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Have you ever heard of structured data?  What if we told you that structured data allows search engines to both crawl your site and to understand its contents. While website elements may seem obvious to human observers, web crawling programs can have problems deciphering them. That’s where structured data comes into play.

Structured data, also known as rich data markup, gets added directly to a page’s HTML. It’s the extra information that you would see next to a website in search results, and its what gets displayed as ‘rich snippets’.

For instance, if you Googled a specific news report in your area, the rich snippet would show the usual title and meta description, as well as a video preview underneath. Structured data is what tells Google that the video is closely associated with the report, and therefore to display the video as part of the search result.

If you aren’t already using rich data markup as part of your SEO strategy, then your company is missing out on a valuable opportunity to catch searchers’ attention. That’s because schema tells the search engine what your content means, a step further than what it just says.

Schema and Inclusion in the Knowledge Graph

Google knowledge graph example

Google’s Knowledge Graph is a recently added tool that helps the search engine answer searchers’ questions more effectively. It combines data about different subjects, places, people, and ideas from different resources. When you include structured data markup, you explain exactly who you are, what your business or cause is, or the specifics of your upcoming events to Google. When searchers query Google about something related to your site, because you’ve given such exact information about your website to Google, your website will be featured more frequently, and site and product information could potentially be displayed more prominently on Google’s coveted right sidebar.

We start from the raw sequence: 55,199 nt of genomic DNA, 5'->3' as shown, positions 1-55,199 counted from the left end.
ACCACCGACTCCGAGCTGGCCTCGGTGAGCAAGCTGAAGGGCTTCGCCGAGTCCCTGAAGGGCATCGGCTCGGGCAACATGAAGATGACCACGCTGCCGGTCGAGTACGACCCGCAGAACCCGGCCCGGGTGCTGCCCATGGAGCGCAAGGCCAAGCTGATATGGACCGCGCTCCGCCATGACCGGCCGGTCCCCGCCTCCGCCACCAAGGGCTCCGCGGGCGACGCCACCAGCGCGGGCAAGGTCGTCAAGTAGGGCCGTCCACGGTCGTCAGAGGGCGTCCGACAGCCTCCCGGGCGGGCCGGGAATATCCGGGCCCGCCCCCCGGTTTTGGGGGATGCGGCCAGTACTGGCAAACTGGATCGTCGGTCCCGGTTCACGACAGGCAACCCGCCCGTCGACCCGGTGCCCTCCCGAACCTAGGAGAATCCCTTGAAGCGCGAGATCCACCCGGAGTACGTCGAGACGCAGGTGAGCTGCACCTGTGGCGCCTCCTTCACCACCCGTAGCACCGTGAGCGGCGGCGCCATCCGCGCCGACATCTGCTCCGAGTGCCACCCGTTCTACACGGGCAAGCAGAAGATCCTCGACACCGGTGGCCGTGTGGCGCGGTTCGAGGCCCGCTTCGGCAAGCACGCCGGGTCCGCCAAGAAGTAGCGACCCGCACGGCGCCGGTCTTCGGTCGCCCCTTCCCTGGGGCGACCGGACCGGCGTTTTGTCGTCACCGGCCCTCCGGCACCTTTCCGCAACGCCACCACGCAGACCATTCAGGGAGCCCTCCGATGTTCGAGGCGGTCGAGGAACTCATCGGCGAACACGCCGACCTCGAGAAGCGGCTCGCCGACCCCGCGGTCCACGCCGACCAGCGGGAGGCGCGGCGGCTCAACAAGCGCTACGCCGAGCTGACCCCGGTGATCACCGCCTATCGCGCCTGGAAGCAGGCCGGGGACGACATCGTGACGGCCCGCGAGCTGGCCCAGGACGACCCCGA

For instance, business and website owners can add the necessary rich data markup to their website that will cause Google to display their logo, business phone number, address, and hours of operation within search engine results.

Getting Started with Schema

Because structured data is part of a page’s HTML, you’re going to want to have a basic familiarity with coding before beginning. That said, there are several great third-party tools like Google’s Data Highlighter in Webmaster Tools that are available to help less tech-savvy individuals in incorporating structured data into a targeted website. Business owners who really lack back-end web experience will likely see better results if they consult with a web developer.

Is This an End to Keywords for SEO?

Get rich quick schemes only work for awhile before they break the system, which is sort of what keyword stuffing did for onsite SEO. The over-reliance on trying to game the search engines led many site owners to focus only on ensuring certain keywords were used over and over.  This led to poorly written, over-optimized websites being ranked over higher quality content and products more aptly related to searchers’ requests.

Google and other search engines are routing out such nefarious behavior by weaving increasingly complex layers of implicit intent into how they display search engine results. This does mean that keywords are fading in importance and semantic SEO and structured data are rising to the forefront. This will increase even more as users transition to mobile-based search. Google is now using location, past searches, and other personalized information to display more relevant products to the searcher.